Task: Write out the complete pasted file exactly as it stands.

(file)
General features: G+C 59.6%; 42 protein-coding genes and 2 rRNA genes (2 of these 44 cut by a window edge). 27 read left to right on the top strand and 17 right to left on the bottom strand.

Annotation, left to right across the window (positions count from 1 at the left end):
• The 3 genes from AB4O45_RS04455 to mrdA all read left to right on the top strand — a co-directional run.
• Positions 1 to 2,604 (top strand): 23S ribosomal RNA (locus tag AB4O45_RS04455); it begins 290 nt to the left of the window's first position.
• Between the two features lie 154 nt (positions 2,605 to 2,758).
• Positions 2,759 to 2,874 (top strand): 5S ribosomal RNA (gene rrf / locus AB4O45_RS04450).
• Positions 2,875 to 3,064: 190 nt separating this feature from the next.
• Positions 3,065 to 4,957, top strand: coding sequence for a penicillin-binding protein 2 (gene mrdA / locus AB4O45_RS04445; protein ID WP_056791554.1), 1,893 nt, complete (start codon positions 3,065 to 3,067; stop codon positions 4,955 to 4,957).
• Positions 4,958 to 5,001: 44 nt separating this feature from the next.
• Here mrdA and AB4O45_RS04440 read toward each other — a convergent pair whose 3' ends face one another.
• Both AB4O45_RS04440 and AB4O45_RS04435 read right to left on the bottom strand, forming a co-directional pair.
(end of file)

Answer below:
General features: G+C 59.6%; 42 protein-coding genes and 2 rRNA genes (2 of these 44 cut by a window edge). 27 read left to right on the top strand and 17 right to left on the bottom strand.

Annotation, left to right across the window (positions count from 1 at the left end):
• The 3 genes from AB4O45_RS04455 to mrdA all read left to right on the top strand — a co-directional run.
• Positions 1 to 2,604 (top strand): 23S ribosomal RNA (locus tag AB4O45_RS04455); it begins 290 nt to the left of the window's first position.
• Between the two features lie 154 nt (positions 2,605 to 2,758).
• Positions 2,759 to 2,874 (top strand): 5S ribosomal RNA (gene rrf / locus AB4O45_RS04450).
• Positions 2,875 to 3,064: 190 nt separating this feature from the next.
• Positions 3,065 to 4,957, top strand: coding sequence for a penicillin-binding protein 2 (gene mrdA / locus AB4O45_RS04445; protein ID WP_056791554.1), 1,893 nt, complete (start codon positions 3,065 to 3,067; stop codon positions 4,955 to 4,957).
• Positions 4,958 to 5,001: 44 nt separating this feature from the next.
• Here mrdA and AB4O45_RS04440 read toward each other — a convergent pair whose 3' ends face one another.
• Both AB4O45_RS04440 and AB4O45_RS04435 read right to left on the bottom strand, forming a co-directional pair.